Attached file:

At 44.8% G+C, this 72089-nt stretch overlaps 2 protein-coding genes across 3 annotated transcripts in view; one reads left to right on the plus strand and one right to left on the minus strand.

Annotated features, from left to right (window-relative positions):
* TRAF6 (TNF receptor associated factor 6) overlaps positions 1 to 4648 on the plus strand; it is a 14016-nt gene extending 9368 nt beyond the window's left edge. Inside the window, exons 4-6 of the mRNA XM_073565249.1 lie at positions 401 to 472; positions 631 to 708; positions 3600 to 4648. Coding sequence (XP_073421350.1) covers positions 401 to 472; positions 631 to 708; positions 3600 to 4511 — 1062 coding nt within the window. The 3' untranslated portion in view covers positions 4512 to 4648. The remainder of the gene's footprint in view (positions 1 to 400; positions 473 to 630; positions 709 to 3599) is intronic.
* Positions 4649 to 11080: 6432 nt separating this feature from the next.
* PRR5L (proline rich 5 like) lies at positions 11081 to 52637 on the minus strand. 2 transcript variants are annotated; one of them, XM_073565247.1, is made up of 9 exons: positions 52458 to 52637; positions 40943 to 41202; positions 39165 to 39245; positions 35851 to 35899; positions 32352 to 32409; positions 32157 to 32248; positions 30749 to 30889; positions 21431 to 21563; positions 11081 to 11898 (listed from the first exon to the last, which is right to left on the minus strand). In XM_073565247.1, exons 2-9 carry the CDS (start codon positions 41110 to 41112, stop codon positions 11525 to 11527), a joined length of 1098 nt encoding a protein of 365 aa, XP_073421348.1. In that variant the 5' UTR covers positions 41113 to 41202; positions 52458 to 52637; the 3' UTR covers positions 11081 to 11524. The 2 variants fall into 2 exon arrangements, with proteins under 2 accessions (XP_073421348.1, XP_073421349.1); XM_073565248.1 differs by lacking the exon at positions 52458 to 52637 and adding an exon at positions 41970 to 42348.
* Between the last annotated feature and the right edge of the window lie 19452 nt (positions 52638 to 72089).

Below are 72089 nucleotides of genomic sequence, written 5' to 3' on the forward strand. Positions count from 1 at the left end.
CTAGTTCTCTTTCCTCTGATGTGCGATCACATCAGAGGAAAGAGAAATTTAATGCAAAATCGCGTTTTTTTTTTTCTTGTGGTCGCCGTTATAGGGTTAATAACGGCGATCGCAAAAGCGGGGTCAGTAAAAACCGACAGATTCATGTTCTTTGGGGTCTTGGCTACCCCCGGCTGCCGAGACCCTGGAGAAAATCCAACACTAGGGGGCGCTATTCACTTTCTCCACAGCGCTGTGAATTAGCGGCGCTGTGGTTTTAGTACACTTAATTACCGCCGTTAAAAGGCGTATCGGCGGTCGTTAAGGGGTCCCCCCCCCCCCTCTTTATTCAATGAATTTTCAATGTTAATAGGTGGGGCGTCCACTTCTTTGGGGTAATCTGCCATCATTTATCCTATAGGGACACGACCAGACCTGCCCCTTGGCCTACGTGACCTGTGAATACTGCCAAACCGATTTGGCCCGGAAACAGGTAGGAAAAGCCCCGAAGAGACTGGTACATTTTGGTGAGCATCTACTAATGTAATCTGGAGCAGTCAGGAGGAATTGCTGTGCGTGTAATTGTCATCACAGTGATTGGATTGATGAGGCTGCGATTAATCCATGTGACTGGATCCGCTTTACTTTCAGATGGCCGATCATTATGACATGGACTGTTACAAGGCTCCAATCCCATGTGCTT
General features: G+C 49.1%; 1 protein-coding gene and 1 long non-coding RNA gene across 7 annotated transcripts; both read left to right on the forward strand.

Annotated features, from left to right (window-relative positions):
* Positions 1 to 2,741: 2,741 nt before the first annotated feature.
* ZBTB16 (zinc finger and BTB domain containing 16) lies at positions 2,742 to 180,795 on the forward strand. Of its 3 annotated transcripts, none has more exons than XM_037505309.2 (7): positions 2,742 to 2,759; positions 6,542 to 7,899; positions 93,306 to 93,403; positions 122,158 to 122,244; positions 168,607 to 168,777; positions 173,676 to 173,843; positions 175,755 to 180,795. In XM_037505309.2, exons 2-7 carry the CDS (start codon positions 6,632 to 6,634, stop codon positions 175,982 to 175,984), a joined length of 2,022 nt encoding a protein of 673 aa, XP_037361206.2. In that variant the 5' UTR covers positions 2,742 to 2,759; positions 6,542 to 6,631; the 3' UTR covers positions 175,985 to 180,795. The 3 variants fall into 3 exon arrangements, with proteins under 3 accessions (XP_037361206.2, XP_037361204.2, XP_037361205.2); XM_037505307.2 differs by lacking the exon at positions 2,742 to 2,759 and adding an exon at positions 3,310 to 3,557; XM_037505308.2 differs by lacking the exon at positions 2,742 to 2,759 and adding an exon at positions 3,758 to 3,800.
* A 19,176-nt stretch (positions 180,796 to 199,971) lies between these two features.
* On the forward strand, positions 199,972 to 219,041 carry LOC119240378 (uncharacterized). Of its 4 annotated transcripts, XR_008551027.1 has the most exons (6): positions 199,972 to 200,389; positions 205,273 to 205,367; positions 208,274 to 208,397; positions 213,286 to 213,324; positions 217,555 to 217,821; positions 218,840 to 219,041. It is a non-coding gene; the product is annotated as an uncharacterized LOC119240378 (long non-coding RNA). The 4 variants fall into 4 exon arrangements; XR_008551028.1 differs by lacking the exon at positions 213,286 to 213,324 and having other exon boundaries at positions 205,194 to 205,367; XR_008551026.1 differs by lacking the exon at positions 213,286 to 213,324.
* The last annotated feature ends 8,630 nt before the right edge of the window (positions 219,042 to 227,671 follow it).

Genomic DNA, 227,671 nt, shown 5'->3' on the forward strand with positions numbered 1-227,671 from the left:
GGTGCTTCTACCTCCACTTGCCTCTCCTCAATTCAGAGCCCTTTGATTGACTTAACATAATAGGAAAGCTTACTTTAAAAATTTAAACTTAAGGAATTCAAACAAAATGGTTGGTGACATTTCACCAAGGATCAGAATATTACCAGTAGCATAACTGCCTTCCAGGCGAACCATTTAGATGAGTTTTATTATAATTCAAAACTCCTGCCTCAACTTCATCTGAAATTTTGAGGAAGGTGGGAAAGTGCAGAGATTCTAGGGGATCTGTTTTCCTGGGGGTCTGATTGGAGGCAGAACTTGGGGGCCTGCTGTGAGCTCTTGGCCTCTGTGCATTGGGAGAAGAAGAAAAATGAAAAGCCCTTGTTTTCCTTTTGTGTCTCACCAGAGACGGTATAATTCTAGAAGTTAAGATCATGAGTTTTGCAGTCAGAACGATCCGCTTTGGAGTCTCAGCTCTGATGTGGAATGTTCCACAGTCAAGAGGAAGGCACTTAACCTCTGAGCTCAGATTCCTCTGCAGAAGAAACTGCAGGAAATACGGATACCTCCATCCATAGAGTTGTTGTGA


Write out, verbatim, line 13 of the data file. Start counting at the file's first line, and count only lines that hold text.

* A 19,176-nt stretch (positions 180,796 to 199,971) lies between these two features.